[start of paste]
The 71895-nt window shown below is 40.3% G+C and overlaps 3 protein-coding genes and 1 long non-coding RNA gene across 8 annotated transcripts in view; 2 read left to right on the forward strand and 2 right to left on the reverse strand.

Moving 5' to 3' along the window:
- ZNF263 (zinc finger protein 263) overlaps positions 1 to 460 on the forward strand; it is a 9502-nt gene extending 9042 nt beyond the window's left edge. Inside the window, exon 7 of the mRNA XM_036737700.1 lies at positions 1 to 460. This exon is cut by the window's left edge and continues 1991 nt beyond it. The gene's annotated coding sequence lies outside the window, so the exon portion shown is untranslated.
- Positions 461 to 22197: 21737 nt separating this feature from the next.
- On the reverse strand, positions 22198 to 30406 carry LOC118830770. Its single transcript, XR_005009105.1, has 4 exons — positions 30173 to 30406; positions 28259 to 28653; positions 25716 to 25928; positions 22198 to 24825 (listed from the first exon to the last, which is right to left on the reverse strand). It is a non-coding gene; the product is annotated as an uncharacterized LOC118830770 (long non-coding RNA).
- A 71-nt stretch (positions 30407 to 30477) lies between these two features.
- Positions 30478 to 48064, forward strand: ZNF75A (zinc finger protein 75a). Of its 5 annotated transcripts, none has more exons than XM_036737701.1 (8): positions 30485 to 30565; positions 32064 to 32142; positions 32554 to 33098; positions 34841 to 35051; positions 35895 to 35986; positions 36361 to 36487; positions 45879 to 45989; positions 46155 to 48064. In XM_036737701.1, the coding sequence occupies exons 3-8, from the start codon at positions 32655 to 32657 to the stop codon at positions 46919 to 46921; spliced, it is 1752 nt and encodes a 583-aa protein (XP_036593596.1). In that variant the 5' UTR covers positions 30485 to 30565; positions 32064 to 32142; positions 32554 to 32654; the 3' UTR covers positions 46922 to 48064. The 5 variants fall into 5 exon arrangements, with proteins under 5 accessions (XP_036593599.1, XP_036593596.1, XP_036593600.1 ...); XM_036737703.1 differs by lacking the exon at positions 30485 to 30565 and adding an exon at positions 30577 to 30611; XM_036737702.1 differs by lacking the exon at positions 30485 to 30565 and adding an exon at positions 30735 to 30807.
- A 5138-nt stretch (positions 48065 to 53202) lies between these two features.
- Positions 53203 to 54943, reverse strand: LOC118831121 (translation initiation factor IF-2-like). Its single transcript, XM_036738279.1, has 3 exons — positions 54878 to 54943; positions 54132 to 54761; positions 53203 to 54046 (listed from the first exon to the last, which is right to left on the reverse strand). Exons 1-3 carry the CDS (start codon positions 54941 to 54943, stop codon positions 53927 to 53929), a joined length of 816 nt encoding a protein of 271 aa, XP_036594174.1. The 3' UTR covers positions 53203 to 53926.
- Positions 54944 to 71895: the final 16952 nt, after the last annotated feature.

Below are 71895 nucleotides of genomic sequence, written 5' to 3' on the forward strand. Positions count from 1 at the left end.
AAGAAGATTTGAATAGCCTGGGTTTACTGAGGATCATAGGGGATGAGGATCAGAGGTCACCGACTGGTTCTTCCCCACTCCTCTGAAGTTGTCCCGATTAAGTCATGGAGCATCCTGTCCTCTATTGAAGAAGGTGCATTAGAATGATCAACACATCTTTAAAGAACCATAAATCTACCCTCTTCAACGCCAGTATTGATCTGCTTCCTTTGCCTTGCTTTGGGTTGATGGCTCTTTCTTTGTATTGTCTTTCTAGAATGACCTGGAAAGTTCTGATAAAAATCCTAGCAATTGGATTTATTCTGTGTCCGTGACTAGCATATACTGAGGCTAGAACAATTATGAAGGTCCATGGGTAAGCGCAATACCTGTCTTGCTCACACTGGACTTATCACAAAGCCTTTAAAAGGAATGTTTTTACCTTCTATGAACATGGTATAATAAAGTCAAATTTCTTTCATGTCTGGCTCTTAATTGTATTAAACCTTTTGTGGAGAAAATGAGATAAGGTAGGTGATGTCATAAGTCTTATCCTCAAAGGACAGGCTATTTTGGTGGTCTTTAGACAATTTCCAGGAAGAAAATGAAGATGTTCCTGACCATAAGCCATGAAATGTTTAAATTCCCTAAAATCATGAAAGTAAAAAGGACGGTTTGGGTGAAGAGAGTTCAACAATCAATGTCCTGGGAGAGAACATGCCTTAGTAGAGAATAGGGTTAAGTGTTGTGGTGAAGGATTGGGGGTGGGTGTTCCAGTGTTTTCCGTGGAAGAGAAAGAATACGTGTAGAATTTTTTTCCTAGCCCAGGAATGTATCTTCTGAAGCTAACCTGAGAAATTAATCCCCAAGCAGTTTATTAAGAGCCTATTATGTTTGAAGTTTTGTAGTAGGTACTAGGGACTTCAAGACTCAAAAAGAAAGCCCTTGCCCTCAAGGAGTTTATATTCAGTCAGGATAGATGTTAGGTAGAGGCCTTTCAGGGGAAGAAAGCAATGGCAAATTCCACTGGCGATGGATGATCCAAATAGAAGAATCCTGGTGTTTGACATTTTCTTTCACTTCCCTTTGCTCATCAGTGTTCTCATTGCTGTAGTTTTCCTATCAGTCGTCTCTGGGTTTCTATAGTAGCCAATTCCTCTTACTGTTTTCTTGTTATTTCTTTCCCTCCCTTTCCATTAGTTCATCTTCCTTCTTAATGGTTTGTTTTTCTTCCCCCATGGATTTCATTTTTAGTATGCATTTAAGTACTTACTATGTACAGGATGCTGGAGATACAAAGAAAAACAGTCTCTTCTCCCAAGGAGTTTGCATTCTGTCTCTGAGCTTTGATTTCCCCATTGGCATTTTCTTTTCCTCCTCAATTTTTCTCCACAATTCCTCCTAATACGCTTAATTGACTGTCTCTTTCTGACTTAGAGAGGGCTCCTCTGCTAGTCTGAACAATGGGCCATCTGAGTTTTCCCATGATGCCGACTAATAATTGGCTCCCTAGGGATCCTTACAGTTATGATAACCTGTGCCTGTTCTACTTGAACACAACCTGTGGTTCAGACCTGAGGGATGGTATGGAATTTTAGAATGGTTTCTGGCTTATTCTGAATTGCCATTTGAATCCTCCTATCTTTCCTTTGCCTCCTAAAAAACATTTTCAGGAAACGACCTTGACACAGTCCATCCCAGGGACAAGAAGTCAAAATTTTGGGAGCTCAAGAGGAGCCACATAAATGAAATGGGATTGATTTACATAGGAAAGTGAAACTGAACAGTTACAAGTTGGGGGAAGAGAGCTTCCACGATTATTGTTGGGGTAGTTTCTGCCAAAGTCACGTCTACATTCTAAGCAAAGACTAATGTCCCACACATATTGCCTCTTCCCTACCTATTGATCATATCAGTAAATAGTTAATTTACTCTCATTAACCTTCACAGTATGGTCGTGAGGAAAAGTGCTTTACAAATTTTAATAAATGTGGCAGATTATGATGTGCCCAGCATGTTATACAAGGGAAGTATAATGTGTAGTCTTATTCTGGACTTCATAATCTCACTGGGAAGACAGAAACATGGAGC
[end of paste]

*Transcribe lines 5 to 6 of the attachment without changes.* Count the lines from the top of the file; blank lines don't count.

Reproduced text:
- On the reverse strand, positions 22198 to 30406 carry LOC118830770. Its single transcript, XR_005009105.1, has 4 exons — positions 30173 to 30406; positions 28259 to 28653; positions 25716 to 25928; positions 22198 to 24825 (listed from the first exon to the last, which is right to left on the reverse strand). It is a non-coding gene; the product is annotated as an uncharacterized LOC118830770 (long non-coding RNA).
- A 71-nt stretch (positions 30407 to 30477) lies between these two features.